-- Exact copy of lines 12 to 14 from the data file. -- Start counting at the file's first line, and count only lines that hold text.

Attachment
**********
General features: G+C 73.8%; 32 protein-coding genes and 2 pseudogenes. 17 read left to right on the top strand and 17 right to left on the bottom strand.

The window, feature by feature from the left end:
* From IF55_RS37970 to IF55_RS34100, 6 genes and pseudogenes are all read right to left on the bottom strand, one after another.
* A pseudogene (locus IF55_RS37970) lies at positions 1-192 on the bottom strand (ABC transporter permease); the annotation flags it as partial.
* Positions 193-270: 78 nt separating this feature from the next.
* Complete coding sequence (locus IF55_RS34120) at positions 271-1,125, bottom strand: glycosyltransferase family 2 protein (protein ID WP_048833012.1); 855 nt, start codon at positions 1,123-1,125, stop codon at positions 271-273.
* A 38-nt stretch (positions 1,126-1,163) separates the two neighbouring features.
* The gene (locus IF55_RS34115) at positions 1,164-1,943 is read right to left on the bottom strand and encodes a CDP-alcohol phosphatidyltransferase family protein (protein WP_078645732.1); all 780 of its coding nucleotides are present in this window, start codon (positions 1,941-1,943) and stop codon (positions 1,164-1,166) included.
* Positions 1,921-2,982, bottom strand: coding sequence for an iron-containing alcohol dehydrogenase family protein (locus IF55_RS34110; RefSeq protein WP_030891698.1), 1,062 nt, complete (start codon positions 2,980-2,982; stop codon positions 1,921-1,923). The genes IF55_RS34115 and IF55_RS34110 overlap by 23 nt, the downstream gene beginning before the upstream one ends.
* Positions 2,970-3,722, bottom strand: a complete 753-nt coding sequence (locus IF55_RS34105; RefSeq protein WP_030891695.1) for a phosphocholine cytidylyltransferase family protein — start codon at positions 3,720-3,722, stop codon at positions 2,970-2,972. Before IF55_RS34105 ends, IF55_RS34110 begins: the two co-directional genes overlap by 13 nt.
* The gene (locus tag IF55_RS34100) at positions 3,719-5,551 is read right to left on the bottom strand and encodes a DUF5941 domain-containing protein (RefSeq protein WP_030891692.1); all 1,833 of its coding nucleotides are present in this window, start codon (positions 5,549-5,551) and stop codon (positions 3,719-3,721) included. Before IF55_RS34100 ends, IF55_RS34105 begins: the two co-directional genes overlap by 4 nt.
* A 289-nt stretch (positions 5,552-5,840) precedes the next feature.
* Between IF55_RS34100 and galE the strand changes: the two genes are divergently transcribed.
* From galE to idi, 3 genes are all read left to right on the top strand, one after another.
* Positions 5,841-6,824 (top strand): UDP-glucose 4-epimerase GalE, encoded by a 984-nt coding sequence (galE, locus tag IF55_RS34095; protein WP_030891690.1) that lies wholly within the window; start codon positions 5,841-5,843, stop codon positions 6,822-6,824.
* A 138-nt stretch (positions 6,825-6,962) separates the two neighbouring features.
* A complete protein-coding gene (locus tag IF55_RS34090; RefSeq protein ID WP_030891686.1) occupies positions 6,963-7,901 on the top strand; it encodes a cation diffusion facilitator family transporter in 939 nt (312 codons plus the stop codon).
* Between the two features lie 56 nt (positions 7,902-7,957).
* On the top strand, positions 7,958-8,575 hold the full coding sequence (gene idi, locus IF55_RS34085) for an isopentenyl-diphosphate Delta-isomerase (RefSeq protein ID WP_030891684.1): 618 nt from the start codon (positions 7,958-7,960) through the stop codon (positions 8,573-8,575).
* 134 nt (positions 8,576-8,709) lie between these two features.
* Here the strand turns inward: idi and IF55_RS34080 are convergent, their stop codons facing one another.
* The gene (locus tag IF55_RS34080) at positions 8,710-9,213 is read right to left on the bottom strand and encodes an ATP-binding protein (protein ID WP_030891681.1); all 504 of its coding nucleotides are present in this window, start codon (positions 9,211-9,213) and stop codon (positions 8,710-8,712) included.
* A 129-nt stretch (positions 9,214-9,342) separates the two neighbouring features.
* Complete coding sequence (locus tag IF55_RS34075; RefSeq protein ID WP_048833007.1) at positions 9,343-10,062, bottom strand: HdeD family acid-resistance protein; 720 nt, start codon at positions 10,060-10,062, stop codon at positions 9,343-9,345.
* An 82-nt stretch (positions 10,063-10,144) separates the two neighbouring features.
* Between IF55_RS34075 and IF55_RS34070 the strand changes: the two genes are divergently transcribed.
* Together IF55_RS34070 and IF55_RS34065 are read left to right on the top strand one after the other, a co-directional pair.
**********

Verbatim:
* A 289-nt stretch (positions 5,552-5,840) precedes the next feature.
* Between IF55_RS34100 and galE the strand changes: the two genes are divergently transcribed.
* From galE to idi, 3 genes are all read left to right on the top strand, one after another.